It isn’t very often that I see something and compulsively just need to have it. [Nothing will ever compare to the uncontrollable desire to buy the ’73 Ford. It may have been a short-lived relationship, but it was a passionate one.] However, (perhaps it was the matte cover?), something drew me to pick-up the book ‘bowl’ by Lukas Volger for a quick glance while grocery shopping. I had to have it! Now I didn’t compulsively buy it then and there. I first pondered it for a couple days, coming back to it again for a second glance. Then, after first checking our local library, for half the price and a few clicks on Amazon the book was in my position within a week. And I LOVE it!
So I’m definitely not a vegetarian, although I could be one easily, (if I were to actually put the effort into it), as the diet doesn’t bother my taste buds one bit. I’m also, obviously, not Asian or very cultured about their foods, but every time I’ve tried a food from a new cuisine, such as Tom Yum Kai, Pho, or anything in a wrapper – rice or wheat, I’ve loved it!
Part of the reason I don’t have a lot of experience with these types of food is the simple fact that we don’t spend money going out to eat very often, and since Andrew doesn’t eat anything from the sea it is very unlikely I will be spending much time in a kitchen that serves such foods and so abundantly. Plus it’s just more my forte. I love to shop/brows/peruse through the international markets we have in Anchorage. We are actually statistically a very diverse city. Several of our neighborhood schools (especially on our side of town) each boast 100+ languages spoken by their student body. There is a major Hmong population in particular right in our neighborhood so picking up some more specialized ingredients for those types of cooking can be quite easy, even at small, local, ‘Dragon Oriental Market’ down the street.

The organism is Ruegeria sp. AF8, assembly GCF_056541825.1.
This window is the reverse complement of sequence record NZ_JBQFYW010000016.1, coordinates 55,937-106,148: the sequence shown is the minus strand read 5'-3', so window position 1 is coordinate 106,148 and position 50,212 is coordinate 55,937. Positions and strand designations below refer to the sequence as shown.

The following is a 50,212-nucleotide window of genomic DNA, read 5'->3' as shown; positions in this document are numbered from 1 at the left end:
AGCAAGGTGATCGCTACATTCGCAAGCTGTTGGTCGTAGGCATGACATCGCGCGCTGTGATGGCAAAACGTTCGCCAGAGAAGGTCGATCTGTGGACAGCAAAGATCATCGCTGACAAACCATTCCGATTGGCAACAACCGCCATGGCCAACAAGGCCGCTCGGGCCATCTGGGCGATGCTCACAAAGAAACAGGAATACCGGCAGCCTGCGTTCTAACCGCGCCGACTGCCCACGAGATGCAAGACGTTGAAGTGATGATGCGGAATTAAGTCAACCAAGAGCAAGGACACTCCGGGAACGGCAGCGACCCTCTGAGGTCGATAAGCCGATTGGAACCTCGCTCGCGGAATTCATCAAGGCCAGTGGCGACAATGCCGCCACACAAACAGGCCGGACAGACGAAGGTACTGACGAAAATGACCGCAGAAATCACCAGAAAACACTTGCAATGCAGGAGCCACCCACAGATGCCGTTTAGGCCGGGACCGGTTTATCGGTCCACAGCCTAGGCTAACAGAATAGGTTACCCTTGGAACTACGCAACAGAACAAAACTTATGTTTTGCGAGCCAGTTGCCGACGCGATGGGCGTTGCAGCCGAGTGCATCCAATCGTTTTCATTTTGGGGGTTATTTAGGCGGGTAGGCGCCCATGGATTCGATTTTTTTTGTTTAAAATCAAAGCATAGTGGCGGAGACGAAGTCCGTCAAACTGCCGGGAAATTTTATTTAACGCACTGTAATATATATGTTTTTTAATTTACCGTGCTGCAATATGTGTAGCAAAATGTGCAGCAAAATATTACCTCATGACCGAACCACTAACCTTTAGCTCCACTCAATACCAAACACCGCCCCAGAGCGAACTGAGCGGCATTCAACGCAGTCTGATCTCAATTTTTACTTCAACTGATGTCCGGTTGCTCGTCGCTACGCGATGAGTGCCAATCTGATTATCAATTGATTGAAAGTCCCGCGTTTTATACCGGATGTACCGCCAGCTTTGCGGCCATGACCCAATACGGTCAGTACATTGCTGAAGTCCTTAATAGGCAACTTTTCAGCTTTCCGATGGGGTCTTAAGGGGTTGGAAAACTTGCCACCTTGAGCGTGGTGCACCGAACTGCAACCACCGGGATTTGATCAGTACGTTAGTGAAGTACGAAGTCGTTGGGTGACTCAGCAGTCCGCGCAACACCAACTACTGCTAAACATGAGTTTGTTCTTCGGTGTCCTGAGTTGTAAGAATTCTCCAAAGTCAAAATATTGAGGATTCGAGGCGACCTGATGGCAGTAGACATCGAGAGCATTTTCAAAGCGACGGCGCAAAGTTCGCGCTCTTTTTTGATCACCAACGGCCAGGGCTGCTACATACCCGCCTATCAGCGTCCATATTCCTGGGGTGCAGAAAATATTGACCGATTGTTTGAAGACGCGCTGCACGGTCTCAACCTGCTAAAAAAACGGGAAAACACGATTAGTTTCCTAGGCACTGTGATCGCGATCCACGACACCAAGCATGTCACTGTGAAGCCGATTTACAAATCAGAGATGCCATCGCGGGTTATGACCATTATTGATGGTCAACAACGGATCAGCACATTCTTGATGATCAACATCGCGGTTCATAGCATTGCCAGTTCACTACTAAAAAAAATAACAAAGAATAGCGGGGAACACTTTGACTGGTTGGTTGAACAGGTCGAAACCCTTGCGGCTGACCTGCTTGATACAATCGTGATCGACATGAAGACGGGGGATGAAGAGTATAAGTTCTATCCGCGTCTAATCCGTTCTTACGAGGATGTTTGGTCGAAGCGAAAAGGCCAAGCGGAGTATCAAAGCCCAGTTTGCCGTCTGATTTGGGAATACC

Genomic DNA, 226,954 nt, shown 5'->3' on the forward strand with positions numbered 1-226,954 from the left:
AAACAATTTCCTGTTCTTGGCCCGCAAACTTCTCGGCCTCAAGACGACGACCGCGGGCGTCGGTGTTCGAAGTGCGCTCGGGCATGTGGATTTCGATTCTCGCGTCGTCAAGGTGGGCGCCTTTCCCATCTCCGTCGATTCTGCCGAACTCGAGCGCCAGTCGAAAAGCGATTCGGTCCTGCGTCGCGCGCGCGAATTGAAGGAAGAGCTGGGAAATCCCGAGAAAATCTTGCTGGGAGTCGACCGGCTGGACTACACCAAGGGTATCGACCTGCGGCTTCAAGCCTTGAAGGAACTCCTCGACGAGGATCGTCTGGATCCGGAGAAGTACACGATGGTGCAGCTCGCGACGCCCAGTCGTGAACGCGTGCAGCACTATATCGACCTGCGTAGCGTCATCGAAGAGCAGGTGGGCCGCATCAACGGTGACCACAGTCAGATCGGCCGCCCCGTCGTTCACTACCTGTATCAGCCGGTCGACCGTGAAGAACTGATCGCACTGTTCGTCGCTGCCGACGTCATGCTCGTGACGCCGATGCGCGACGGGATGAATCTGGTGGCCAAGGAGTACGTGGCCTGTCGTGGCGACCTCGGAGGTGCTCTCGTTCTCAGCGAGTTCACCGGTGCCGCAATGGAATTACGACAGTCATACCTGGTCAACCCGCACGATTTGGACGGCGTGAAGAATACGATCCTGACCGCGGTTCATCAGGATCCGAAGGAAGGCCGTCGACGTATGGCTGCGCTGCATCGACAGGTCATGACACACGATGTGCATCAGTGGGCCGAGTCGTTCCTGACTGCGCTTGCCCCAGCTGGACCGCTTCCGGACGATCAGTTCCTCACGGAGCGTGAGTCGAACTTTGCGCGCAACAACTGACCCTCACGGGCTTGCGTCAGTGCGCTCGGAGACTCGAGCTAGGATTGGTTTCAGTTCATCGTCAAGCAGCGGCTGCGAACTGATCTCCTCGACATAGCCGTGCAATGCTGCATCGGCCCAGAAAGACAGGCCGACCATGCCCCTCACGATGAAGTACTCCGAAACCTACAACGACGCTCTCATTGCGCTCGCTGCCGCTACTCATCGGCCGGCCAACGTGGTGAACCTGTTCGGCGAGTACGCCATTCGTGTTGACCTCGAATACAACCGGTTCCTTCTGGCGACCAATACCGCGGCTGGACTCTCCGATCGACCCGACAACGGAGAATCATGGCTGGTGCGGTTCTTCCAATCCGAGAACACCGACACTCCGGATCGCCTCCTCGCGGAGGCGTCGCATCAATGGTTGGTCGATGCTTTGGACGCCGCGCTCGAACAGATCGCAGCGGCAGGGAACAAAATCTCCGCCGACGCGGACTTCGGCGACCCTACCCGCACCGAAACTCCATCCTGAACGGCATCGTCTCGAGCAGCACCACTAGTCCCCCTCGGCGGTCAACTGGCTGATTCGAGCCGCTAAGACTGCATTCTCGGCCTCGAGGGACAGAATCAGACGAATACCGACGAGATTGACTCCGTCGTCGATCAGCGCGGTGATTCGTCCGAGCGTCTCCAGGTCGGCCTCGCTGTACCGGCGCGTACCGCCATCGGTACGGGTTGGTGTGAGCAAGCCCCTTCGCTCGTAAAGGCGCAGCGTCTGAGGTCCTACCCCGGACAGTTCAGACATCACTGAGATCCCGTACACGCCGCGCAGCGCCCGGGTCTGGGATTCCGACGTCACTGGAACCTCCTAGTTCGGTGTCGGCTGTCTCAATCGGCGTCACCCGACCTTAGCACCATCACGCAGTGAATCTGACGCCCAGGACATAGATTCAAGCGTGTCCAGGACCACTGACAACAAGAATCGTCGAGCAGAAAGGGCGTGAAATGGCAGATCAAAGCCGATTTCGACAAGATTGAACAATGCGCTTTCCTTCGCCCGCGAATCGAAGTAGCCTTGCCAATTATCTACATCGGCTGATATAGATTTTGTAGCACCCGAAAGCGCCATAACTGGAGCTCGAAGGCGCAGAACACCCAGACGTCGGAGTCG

Long story short is that I’ve been wanting to incorporate more of the fresh flavors you get in dishes from Vietnamese, Japanese, and Thai restaurants, and to try some new ones like the now popular fresh ramen bowls, and the bibimbap a local place always has on special… without having to pay restaurant prices.
So today I took my son and his friend out to look for some fresher and more ‘real’ ingredients for cooking these ‘bowl’ dishes. There are many things I knew where to get and a few that I wanted to find:
Produce: Our local Fred Meyer does a pretty good job at offering fresh produce and a nice variety of herbs and spices. Add to that our local Asian market and The Red Apple in Mountain View and I can bring home quite a few unique and fresh produce items.
Grains: Fred Meyer has also expanded their health food selection, including grains, nuts, seeds, and such, and I know Summit Tea and Spice carries specialty rice if I desire it. I do plan to look for and try farro, though.
Noodles: I’ve used udon and rice noodles, but want to try Soba noodles, and look for Kansui liquid to try and make authentic ramen noodles.
One big desire I have is to try different types of Sea Vegetables: Kombu, Wakame, and different styles of Nori. I plan to do a little tasting session with my mom during her next visit.
I want to look for authentic soy sauces: good quality Koikuchi shoyu, tamari, and kecap manis. I again want to taste them side-by-side.
Not today, but sometime soon I will go, again with my mom, to try different salts, at a Carr’s store across town.